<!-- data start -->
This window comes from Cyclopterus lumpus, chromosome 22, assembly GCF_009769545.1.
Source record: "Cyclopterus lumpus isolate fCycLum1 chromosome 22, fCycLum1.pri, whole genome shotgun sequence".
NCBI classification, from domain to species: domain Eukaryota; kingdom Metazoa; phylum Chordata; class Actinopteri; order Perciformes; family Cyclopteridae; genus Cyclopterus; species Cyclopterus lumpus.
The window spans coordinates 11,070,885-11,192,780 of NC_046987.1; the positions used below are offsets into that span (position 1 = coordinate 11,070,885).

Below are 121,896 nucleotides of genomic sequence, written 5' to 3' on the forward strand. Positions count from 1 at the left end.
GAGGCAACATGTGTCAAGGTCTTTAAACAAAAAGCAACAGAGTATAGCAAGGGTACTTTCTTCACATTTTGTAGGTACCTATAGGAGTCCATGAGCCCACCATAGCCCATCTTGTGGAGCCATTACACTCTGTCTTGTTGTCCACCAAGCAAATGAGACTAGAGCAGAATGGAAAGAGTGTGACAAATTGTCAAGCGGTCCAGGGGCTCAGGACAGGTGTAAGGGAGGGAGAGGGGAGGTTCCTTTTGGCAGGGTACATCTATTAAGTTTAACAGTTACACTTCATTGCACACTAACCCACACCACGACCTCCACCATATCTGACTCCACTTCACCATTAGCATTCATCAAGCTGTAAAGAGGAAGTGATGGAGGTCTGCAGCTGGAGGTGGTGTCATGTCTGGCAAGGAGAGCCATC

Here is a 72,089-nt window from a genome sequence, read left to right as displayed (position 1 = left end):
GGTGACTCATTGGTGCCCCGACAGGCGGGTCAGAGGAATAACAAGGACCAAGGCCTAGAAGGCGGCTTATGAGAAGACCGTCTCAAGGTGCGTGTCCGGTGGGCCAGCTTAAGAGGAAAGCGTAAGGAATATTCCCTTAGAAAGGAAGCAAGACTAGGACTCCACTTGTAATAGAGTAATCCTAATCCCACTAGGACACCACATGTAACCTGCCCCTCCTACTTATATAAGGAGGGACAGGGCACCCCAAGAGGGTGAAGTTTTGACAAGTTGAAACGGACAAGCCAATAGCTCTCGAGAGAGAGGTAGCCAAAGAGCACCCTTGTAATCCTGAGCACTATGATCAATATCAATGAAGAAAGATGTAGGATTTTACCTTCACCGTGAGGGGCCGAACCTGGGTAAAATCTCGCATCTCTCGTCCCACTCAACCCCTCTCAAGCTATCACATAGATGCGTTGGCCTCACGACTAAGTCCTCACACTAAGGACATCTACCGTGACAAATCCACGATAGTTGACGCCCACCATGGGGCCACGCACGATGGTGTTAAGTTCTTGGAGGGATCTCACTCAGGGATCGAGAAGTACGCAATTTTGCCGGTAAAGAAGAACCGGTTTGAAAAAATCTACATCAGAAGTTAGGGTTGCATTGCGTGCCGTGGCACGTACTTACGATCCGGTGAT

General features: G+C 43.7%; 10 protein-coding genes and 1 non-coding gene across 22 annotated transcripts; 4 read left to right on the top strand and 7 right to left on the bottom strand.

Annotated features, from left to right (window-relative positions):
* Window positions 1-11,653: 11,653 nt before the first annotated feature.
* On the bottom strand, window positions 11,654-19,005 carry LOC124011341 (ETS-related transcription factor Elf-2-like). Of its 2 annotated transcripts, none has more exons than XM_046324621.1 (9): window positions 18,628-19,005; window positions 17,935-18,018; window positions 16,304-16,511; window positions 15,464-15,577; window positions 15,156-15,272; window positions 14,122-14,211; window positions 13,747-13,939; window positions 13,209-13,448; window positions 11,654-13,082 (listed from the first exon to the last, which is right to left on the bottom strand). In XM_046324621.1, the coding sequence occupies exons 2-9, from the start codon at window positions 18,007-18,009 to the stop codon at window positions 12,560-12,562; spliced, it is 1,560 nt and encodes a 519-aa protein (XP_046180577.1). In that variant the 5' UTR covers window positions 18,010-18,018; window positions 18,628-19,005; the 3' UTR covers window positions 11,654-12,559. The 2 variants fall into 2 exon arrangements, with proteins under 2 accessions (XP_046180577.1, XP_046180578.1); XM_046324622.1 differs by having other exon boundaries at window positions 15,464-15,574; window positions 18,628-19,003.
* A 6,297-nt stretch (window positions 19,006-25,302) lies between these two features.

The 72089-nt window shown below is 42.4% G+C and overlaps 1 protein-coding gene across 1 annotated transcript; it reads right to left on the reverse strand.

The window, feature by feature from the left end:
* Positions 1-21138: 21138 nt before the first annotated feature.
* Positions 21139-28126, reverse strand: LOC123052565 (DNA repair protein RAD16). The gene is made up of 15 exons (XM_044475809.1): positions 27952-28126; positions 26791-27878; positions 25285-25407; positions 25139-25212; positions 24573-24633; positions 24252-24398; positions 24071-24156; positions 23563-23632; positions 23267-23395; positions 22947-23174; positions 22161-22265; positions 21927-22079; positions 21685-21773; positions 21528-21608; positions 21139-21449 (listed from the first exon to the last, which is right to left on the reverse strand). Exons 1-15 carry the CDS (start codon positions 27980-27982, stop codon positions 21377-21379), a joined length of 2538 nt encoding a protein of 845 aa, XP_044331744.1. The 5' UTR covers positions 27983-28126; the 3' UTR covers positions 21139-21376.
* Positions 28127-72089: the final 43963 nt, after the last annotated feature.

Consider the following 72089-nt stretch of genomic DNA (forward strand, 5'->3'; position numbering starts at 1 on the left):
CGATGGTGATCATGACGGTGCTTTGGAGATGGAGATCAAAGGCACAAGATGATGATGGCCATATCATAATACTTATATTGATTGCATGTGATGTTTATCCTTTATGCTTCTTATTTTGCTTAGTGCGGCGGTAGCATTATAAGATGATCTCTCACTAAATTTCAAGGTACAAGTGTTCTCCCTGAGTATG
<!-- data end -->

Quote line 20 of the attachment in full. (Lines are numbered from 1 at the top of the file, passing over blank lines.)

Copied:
CGATGGTGATCATGACGGTGCTTTGGAGATGGAGATCAAAGGCACAAGATGATGATGGCCATATCATAATACTTATATTGATTGCATGTGATGTTTATCCTTTATGCTTCTTATTTTGCTTAGTGCGGCGGTAGCATTATAAGATGATCTCTCACTAAATTTCAAGGTACAAGTGTTCTCCCTGAGTATG